Strange days indeed… November 2, 2012Posted by WorldbyStorm in Britain, British Politics.
Do you ever get the feeling you’ve slipped into a parallel universe? Perhaps that’s a function of age, that stuff just changes as the years go by. But then again, perhaps it’s not.
Take as an example an issue that recently exercised at least some of the headlines in the British media, the ‘threat’ from Scottish independence to the British nuclear weapons capability. Namely that an Independent Scotland would – understandably – require that the British nuclear infrastructure on the Clyde be moved… well, somewhere outside the borders of Scotland.
Straightforward enough one might think. But no. The problem being that the Scottish affairs select committee:
…claimed that the Royal Navy could be forced to disarm its Trident missiles “within days” of a vote for independence and withdraw Trident from its base on the Clyde within months – without any alternative base in the UK to take them.
Since the Scottish National party (SNP) had made removing Trident a “non-negotiable” issue following independence, the committee stated: “Scottish separation creates the prospect of unilateral nuclear disarmament being imposed upon the Royal Navy and UK government for an indeterminate period.”
Ah come on now. It’s not as if it’s beyond the wit and wisdom of the British military-industrial complex to establish an alternative base in the UK (whatever it might be by then). Hard not to see this as a bit of shadow-boxing. The UK for obvious reasons doesn’t want to construct an alternative for fear that it would be seen to add impetus to the pro-independence side. At the same time they can’t do nothing – at least nothing they would admit to.
But… what of this… another couple of alternatives…
The Labour-dominated committee said that made it imperative that the Scottish and UK governments reach an agreement before the referendum was held in late 2014 on how to ensure the Trident system remained operational.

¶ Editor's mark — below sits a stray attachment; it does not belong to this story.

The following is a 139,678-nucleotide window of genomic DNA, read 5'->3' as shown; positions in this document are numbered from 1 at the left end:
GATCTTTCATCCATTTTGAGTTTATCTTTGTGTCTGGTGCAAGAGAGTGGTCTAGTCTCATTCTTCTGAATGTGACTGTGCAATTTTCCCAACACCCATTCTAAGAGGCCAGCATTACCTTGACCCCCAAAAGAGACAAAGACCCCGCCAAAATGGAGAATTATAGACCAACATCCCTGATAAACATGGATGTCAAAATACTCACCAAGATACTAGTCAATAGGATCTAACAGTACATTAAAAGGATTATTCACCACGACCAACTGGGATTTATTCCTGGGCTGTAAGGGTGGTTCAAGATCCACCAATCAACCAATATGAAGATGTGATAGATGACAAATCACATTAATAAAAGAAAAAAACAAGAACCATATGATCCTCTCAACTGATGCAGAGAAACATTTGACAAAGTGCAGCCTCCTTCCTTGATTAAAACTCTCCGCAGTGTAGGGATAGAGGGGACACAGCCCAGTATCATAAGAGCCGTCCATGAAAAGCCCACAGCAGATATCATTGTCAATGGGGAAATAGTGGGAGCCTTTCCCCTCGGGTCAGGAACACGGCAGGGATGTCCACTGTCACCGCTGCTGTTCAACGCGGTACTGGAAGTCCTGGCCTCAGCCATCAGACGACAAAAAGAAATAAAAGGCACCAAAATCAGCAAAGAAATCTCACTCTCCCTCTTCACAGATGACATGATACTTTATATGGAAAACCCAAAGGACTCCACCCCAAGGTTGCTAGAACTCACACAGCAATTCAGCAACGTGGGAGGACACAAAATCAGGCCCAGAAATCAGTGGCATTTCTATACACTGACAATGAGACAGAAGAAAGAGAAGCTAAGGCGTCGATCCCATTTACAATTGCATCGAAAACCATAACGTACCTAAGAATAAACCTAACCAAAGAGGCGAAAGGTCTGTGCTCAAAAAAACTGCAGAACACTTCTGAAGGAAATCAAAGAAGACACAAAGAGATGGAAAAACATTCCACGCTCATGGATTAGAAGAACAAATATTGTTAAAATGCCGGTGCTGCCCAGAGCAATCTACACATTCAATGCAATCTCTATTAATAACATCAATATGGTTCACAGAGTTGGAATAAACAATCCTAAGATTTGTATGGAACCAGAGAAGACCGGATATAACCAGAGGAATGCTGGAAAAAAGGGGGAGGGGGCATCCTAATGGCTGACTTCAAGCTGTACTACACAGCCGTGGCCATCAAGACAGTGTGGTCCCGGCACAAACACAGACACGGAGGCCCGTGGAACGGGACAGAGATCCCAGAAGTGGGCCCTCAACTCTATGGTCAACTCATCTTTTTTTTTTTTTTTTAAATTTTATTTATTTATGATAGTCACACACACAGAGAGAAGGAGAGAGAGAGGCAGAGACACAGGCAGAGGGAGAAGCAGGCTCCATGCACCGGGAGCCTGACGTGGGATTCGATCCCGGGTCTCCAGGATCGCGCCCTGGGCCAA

That would either involve a deal between Edinburgh and London to allow Trident to operate from Scotland until a permanent alternative was found; the technically and politically challenging route of basing Trident in France or the US temporarily or an agreement to lease the Clyde base permanently to the rest of the UK.
What? France? Seriously?
This is too brilliant.
It reminds me of the following exchange from Yes Minister:
Sir Humphrey: [talking about nuclear fallout shelters] Well, you have the weapons; you must have the shelters.
Hacker: I sometimes wonder why we need the weapons.
Sir Humphrey: Minister! You’re not a unilateralist?
Hacker: I sometimes wonder, you know.
Sir Humphrey: Well, then, you must resign from the government!
Hacker: Ah, no, no, no, no, no, no, no. I’m not that unilateralist! Anyway, the Americans will always protect us from the Russians, won’t they?
Sir Humphrey: Russians? Who’s talking about the Russians?
Hacker: Well, the independent deterrent.
Sir Humphrey: It’s to protect us against the French!
Hacker: The French?! But that’s astounding!
Sir Humphrey: Why?
Hacker: Well they’re our allies, our partners.
Sir Humphrey: Well, they are now, but they’ve been our enemies for the most of the past 900 years. If they’ve got the bomb, we must have the bomb!
Hacker: If it’s for the French, of course, that’s different. Makes a lot of sense.
Though more realistically isn’t it interesting how these things have a life of their own? Once the notion of independence for all the weighty and pretty good tomes written by Tom Nairn and others was fairly fantastical. Now the nuts and bolts aspects of it are having to be engaged with and it ain’t pretty.
Meanwhile what of that other constituent element of the mostly United Kingdom?
Although the latest opinion polls show support for independence has fallen to about 30% in Scotland, the Welsh Labour leader, Carwyn Jones, has said Wales would welcome Trident being based there in future.
Lucky old Wales – eh?